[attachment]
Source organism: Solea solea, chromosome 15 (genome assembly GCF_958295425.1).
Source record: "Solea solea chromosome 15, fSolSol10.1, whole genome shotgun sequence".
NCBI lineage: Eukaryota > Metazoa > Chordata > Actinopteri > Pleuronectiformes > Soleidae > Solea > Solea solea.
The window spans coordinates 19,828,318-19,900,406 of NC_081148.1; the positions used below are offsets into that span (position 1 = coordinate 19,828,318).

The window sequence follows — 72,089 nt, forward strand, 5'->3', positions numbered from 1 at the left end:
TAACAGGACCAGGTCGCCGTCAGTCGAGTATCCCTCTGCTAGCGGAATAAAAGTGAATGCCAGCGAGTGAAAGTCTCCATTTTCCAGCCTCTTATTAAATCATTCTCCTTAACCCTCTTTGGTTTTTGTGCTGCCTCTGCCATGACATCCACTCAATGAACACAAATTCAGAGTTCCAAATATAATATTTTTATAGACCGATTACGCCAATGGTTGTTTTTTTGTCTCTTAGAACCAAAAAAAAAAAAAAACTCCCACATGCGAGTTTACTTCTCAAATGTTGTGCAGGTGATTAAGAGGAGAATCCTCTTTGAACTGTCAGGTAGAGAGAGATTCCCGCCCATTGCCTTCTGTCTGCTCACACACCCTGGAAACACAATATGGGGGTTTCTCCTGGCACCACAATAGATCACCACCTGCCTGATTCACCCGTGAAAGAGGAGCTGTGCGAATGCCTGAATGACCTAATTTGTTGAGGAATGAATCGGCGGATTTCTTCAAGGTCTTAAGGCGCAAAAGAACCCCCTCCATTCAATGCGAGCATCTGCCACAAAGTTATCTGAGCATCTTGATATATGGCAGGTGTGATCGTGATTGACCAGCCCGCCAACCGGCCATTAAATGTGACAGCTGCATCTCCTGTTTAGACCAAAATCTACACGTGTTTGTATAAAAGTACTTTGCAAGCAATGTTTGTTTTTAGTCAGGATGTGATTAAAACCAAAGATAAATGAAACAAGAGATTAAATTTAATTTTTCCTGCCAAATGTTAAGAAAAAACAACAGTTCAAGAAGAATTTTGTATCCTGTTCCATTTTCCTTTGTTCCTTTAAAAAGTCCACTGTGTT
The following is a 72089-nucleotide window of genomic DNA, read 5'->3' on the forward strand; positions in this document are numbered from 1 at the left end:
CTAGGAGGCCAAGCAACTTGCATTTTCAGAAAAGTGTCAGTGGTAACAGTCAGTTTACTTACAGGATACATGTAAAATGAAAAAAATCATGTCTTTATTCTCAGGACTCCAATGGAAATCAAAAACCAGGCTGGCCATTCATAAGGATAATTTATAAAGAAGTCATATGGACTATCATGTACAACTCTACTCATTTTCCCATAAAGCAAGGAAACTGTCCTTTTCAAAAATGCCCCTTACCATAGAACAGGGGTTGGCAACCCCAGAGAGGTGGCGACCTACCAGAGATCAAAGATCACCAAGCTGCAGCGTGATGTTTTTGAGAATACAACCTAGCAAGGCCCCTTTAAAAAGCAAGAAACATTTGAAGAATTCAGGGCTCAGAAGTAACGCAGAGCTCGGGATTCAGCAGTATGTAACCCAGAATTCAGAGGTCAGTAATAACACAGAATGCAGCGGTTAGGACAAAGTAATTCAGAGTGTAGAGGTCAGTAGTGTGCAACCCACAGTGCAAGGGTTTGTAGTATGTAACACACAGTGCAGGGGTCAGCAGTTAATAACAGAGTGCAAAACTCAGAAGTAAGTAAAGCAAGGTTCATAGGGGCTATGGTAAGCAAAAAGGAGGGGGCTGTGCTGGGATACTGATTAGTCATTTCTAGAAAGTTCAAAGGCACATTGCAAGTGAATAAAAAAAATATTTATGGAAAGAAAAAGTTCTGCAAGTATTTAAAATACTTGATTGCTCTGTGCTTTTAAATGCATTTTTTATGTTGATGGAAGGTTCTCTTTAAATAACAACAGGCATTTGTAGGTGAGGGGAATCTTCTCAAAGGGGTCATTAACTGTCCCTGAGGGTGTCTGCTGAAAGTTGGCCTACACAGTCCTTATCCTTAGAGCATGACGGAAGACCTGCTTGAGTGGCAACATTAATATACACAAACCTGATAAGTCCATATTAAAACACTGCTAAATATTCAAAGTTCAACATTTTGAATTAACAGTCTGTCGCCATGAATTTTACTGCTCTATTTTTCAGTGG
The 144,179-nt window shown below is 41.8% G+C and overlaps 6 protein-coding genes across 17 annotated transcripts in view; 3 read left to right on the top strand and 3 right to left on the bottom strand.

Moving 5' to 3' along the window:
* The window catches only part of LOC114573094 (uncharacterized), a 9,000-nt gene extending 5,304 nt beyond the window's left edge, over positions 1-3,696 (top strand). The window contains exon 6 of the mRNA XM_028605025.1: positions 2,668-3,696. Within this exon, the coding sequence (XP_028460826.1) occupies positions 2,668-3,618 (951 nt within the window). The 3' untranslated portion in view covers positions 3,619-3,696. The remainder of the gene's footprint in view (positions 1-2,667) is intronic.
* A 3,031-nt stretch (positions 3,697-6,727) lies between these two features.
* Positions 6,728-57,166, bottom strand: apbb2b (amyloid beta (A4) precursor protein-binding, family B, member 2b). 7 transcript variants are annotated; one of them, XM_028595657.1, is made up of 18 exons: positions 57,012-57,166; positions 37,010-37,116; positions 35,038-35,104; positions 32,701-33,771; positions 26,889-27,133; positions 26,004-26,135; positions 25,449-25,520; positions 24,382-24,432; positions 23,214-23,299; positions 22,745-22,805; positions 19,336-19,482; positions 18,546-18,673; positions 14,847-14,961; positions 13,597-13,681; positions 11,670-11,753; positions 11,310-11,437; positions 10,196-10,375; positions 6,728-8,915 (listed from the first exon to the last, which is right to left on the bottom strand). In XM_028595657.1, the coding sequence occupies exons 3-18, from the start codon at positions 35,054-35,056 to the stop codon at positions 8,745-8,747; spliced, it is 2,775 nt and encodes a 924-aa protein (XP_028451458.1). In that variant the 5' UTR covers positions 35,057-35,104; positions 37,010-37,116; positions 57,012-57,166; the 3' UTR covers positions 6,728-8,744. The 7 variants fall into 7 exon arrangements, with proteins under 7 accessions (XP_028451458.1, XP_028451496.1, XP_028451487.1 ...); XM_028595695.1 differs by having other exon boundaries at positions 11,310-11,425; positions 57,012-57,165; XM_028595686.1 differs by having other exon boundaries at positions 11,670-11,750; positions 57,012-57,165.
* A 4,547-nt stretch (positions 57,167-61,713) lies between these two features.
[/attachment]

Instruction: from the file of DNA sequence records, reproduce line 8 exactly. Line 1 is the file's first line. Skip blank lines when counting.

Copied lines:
CTAGGAGGCCAAGCAACTTGCATTTTCAGAAAAGTGTCAGTGGTAACAGTCAGTTTACTTACAGGATACATGTAAAATGAAAAAAATCATGTCTTTATTCTCAGGACTCCAATGGAAATCAAAAACCAGGCTGGCCATTCATAAGGATAATTTATAAAGAAGTCATATGGACTATCATGTACAACTCTACTCATTTTCCCATAAAGCAAGGAAACTGTCCTTTTCAAAAATGCCCCTTACCATAGAACAGGGGTTGGCAACCCCAGAGAGGTGGCGACCTACCAGAGATCAAAGATCACCAAGCTGCAGCGTGATGTTTTTGAGAATACAACCTAGCAAGGCCCCTTTAAAAAGCAAGAAACATTTGAAGAATTCAGGGCTCAGAAGTAACGCAGAGCTCGGGATTCAGCAGTATGTAACCCAGAATTCAGAGGTCAGTAATAACACAGAATGCAGCGGTTAGGACAAAGTAATTCAGAGTGTAGAGGTCAGTAGTGTGCAACCCACAGTGCAAGGGTTTGTAGTATGTAACACACAGTGCAGGGGTCAGCAGTTAATAACAGAGTGCAAAACTCAGAAGTAAGTAAAGCAAGGTTCATAGGGGCTATGGTAAGCAAAAAGGAGGGGGCTGTGCTGGGATACTGATTAGTCATTTCTAGAAAGTTCAAAGGCACATTGCAAGTGAATAAAAAAAATATTTATGGAAAGAAAAAGTTCTGCAAGTATTTAAAATACTTGATTGCTCTGTGCTTTTAAATGCATTTTTTATGTTGATGGAAGGTTCTCTTTAAATAACAACAGGCATTTGTAGGTGAGGGGAATCTTCTCAAAGGGGTCATTAACTGTCCCTGAGGGTGTCTGCTGAAAGTTGGCCTACACAGTCCTTATCCTTAGAGCATGACGGAAGACCTGCTTGAGTGGCAACATTAATATACACAAACCTGATAAGTCCATATTAAAACACTGCTAAATATTCAAAGTTCAACATTTTGAATTAACAGTCTGTCGCCATGAATTTTACTGCTCTATTTTTCAGTGG